I waited patiently for the Lord, he inclined to me and heard my cry.(Psalm 40:1)
The word patience is derived from the Latin word for suffering. It suggests the thought of being under the constraint of some power from which we wish to be free. At first we submit against our wall; experience teaches us that when it is vain to resist, patient endurance is our wisest course. In waiting on God it is of infinite consequence that we submit not only because we are compelled to, but because we lovingly and joyfully consent to be in the hands of our blessed Father. Patience then becomes our highest blessing and our highest grace, it honors God and gives Him time to have His way with us. It is the highest expression of our faith in His goodness and faithfulness. It brings the soul perfect resting the assurance that God is carrying on His work. It is the token of our full consent that God should deal with us in such a way and time as He thinks best. True patience is the losing of our self will in His perfect will.
Such patience is the growths d fruit of lessons in the school of waiting. To many it will appear strange how difficult it is truly to wait upon God. The great stillness of soul before God that sinks into its own helplessness and waits for Him to reveal Himself; the deep humility that is afraid to let one’s own will or one’s own strength work anything except as God works to will and do; the meekness that is content to be and to know nothing except as God gives His light, the entire resignation of the will that only wants to be a vessel in which His holy will can move and mold; all these elements of perfect patience are not found at once. But they will come in measure as the soul waits upon God.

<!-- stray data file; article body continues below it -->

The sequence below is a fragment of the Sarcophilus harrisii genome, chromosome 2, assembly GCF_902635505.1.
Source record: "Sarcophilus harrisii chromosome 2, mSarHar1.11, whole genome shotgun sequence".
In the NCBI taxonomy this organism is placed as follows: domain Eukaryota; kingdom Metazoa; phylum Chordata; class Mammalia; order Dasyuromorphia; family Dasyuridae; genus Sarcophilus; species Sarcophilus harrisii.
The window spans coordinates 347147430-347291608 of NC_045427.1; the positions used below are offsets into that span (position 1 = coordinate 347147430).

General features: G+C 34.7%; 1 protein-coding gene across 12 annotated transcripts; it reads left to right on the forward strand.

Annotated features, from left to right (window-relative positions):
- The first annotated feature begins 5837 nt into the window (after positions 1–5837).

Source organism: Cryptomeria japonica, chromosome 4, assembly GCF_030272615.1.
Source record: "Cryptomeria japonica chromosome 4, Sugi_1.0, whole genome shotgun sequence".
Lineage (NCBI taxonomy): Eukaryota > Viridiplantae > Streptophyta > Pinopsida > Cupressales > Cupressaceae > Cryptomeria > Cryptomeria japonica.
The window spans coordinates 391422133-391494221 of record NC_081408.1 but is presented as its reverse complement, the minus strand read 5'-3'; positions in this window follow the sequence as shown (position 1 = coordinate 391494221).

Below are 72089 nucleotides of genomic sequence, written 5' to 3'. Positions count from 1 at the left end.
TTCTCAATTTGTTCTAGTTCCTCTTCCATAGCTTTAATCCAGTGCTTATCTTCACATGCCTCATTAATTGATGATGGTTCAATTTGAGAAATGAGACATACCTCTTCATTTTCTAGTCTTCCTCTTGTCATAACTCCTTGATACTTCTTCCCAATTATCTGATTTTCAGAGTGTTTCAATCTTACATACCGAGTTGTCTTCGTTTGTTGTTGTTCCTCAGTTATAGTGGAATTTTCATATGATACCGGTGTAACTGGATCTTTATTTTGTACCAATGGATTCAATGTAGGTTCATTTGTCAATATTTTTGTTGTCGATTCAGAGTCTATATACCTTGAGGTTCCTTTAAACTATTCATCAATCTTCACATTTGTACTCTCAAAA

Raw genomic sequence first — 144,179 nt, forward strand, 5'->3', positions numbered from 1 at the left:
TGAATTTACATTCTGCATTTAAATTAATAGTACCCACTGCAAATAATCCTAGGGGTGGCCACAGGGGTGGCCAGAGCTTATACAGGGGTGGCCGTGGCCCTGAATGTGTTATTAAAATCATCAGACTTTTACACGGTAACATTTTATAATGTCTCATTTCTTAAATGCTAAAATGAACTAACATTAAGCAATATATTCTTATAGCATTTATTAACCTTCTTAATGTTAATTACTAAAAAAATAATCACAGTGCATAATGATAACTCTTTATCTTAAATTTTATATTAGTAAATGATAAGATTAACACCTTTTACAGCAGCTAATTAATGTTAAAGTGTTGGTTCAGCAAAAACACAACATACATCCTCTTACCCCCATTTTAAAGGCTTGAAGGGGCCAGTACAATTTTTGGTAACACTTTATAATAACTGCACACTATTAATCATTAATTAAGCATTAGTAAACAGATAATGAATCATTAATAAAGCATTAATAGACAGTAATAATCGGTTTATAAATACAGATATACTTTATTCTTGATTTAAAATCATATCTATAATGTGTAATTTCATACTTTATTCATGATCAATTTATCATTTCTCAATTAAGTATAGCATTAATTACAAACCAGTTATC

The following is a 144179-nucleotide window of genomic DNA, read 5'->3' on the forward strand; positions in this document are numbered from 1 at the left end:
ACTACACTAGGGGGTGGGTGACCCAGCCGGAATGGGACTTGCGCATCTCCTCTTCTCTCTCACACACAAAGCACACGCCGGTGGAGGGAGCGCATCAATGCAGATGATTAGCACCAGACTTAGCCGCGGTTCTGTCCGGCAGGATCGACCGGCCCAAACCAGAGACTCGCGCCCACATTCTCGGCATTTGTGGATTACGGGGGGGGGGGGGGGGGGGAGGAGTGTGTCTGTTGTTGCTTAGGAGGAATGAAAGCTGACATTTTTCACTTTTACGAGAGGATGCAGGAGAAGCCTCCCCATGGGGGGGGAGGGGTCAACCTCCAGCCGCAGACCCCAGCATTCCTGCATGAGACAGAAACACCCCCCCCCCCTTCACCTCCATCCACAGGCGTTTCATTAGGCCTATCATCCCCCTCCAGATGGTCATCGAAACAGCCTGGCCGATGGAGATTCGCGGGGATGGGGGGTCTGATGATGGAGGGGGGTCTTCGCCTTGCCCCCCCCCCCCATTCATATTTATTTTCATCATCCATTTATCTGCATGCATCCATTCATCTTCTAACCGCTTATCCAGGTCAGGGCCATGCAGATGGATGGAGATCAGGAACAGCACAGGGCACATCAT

Impatience is a commonly shared thing. Even from infancy it is present. Every parent has seen this in their child. When that child is hungry, there is the cry of impatience. They want to be fed now and if it takes some time to prepare the bottle, they express their impatient cry until they have it in their possession. We have all joked about the question, “Are we there yet?”, usually said as soon as the car door is closed. Impatience seem to drive us throughout our life. We can’t wait to start school and then we can’t wait to finish school. We can’t wait to get that first job and then we can’t wait until retirement, and on and on it goes. We can’t wait to grow up and be on our own and get our first car and our first home. We get frustrated with others if they seem to be blocking our instant gratification. For example, hopefully we have only observed road rage and not been a participant, but road rage is usually due to someone slowing our mad rush to get somewhere and our impatient self reacts.